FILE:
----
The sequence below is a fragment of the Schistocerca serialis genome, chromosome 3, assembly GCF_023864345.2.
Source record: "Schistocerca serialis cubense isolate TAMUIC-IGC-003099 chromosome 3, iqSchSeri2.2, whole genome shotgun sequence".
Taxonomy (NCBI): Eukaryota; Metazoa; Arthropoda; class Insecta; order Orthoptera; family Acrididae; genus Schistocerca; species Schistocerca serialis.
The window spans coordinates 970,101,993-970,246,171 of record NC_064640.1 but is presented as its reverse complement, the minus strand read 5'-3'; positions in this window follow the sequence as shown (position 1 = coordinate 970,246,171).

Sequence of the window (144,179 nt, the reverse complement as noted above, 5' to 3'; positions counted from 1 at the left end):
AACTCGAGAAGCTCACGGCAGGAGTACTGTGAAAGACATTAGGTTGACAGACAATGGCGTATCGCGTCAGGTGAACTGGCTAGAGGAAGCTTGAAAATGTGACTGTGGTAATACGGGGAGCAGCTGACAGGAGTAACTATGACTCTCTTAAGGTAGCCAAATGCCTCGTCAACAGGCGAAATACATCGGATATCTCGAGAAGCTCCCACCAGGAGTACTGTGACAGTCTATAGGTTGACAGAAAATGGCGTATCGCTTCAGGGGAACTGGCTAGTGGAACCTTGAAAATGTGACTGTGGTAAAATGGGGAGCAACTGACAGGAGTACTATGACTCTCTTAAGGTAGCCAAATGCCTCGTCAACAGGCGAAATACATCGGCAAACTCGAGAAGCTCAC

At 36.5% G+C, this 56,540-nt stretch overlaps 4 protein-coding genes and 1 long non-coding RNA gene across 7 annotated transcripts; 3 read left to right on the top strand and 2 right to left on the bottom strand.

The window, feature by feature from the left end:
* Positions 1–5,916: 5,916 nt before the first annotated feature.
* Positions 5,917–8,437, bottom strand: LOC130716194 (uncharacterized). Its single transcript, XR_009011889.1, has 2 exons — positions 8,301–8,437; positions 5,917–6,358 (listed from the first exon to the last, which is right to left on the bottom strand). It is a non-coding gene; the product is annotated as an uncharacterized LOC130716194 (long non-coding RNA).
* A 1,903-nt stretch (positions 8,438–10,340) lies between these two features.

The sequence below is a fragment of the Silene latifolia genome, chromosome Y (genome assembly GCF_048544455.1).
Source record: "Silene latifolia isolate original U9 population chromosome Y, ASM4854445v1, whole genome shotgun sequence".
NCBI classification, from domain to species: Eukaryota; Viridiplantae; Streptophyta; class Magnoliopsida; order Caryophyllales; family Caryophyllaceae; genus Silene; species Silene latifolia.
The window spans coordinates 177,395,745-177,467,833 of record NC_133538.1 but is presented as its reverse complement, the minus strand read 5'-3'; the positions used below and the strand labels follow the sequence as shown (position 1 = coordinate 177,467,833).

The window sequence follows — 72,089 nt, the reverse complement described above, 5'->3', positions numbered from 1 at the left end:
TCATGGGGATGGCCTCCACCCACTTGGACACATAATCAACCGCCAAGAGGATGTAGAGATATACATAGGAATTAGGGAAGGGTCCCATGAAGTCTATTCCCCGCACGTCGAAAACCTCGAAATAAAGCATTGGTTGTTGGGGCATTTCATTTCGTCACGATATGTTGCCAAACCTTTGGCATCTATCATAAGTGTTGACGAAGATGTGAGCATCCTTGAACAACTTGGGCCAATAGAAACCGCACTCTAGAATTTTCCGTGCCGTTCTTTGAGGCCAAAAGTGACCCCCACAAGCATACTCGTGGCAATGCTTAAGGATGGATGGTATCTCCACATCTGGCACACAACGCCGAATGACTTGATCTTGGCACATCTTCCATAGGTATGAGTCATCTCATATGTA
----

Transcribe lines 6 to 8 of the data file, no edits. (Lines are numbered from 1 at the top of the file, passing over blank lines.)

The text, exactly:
AACTCGAGAAGCTCACGGCAGGAGTACTGTGAAAGACATTAGGTTGACAGACAATGGCGTATCGCGTCAGGTGAACTGGCTAGAGGAAGCTTGAAAATGTGACTGTGGTAATACGGGGAGCAGCTGACAGGAGTAACTATGACTCTCTTAAGGTAGCCAAATGCCTCGTCAACAGGCGAAATACATCGGATATCTCGAGAAGCTCCCACCAGGAGTACTGTGACAGTCTATAGGTTGACAGAAAATGGCGTATCGCTTCAGGGGAACTGGCTAGTGGAACCTTGAAAATGTGACTGTGGTAAAATGGGGAGCAACTGACAGGAGTACTATGACTCTCTTAAGGTAGCCAAATGCCTCGTCAACAGGCGAAATACATCGGCAAACTCGAGAAGCTCAC

At 36.5% G+C, this 56,540-nt stretch overlaps 4 protein-coding genes and 1 long non-coding RNA gene across 7 annotated transcripts; 3 read left to right on the top strand and 2 right to left on the bottom strand.

The window, feature by feature from the left end: